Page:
posted by FauxScot at 5:57 PM on March 14, 2008

Response by poster: These answers are all very helpful -- thank you all. bonehead (or anyone), do you equally recommend the lighter Thinkpads? If I was going to get a refurbished one, any older models you'd recommend from the X series?
posted by salvia at 6:28 PM on March 14, 2008

Consumer Reports sounds like what you need. But since there are a lot of Personal Anecdotal Reports being given to you, I'll give you mine:

I've had my Dell Inspiron for 4 years. Every day I use it for ~10 hours per day, on my lap, on a desk, in bed. I play games on it, spill food in it, cycle to and from work and other places with it, throw it (in its backpack) into car boots, run for the bus with it bouncing on my back, and sometimes use it outdoors. But it just won't break. My friend has the same problem with his slightly older Inspiron.
posted by hAndrew at 7:07 PM on March 14, 2008

According to the Consumer Reports right now Lenovo has the fewest repairs and problems, and Apple the most..

I was going to recommend a Lenovo/IBM anyway, because I currently have a used Thinkpad T23 that I've dropped multiple times.. (I have had a hard drive issue and some issues with power adapters, though.)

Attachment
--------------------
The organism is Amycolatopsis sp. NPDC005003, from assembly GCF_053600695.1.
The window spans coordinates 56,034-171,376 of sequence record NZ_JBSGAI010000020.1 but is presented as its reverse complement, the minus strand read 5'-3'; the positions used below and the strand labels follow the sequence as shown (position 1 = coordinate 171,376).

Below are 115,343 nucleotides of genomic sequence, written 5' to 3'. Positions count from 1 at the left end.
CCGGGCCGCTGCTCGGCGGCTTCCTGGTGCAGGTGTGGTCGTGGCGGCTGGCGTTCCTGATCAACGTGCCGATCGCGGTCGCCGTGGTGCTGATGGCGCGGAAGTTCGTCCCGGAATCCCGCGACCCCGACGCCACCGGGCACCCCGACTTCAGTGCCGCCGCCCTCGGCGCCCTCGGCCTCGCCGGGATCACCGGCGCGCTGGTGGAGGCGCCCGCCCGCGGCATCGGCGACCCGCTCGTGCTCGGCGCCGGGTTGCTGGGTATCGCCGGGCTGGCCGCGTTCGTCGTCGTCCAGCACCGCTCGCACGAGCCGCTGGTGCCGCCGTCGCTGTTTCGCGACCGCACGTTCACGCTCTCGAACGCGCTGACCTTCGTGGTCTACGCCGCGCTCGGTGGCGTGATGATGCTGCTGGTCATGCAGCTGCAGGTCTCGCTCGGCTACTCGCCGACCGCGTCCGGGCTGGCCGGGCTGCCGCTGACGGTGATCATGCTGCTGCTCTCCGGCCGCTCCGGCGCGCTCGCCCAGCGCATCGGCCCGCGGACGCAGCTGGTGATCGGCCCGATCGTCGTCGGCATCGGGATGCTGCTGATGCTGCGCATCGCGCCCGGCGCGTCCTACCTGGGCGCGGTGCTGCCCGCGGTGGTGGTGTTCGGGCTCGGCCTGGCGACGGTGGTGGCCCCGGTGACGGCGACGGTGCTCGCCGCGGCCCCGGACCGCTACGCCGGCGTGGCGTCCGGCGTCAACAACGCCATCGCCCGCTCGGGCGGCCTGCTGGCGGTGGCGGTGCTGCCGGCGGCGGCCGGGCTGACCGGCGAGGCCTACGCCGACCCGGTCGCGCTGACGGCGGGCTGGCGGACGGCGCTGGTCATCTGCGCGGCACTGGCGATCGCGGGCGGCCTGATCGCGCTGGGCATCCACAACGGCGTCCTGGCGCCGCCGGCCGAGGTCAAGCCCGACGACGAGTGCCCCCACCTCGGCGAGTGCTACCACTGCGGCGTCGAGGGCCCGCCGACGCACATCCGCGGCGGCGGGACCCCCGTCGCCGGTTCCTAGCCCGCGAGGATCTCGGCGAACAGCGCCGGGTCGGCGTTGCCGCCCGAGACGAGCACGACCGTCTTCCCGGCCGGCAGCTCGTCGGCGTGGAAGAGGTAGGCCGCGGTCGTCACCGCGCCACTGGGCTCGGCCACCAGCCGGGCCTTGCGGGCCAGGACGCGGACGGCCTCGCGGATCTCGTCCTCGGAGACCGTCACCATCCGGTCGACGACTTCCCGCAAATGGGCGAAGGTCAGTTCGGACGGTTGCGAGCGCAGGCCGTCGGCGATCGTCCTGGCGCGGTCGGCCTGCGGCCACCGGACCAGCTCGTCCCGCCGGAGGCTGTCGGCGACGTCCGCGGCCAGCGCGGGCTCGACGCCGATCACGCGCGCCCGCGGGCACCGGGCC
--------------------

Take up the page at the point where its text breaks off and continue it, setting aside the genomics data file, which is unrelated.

posted by majikstreet at 7:55 AM on March 15, 2008

As calumet43 points out, refurbed X60's are going for about half your budget price at the Lenovo outlet right now, with 2GB and a 1-year warantee. I think you'll have a hard time beating that anywhere. X- are the "light" series, T- are the durable/higher-end, R- are the mid-price "value" line.
posted by bonehead at 10:55 AM on March 15, 2008

Because a particular situation required absolutely minimal downtime, for that purchase, instead of a single ThinkPad, I bought two very cheap, functionally similar laptops (Averatec). Not great build quality, and a 3-week repair turnaround, but amazingly cheap (together they cost less than a single equivalent ThinkPad). With identical hardware, keeping one as a "lukewarm spare" is as simple as booting it up and loading the latest stored disk image onto it (takes around 90 minutes). The ther one gets sent off for repair and eventually returns. This has happened twice in three years. If I was really anal, I would initialise the spare as "hot" with a fresh image every week or so and then power it down.
posted by meehawl at 6:24 PM on April 26, 2008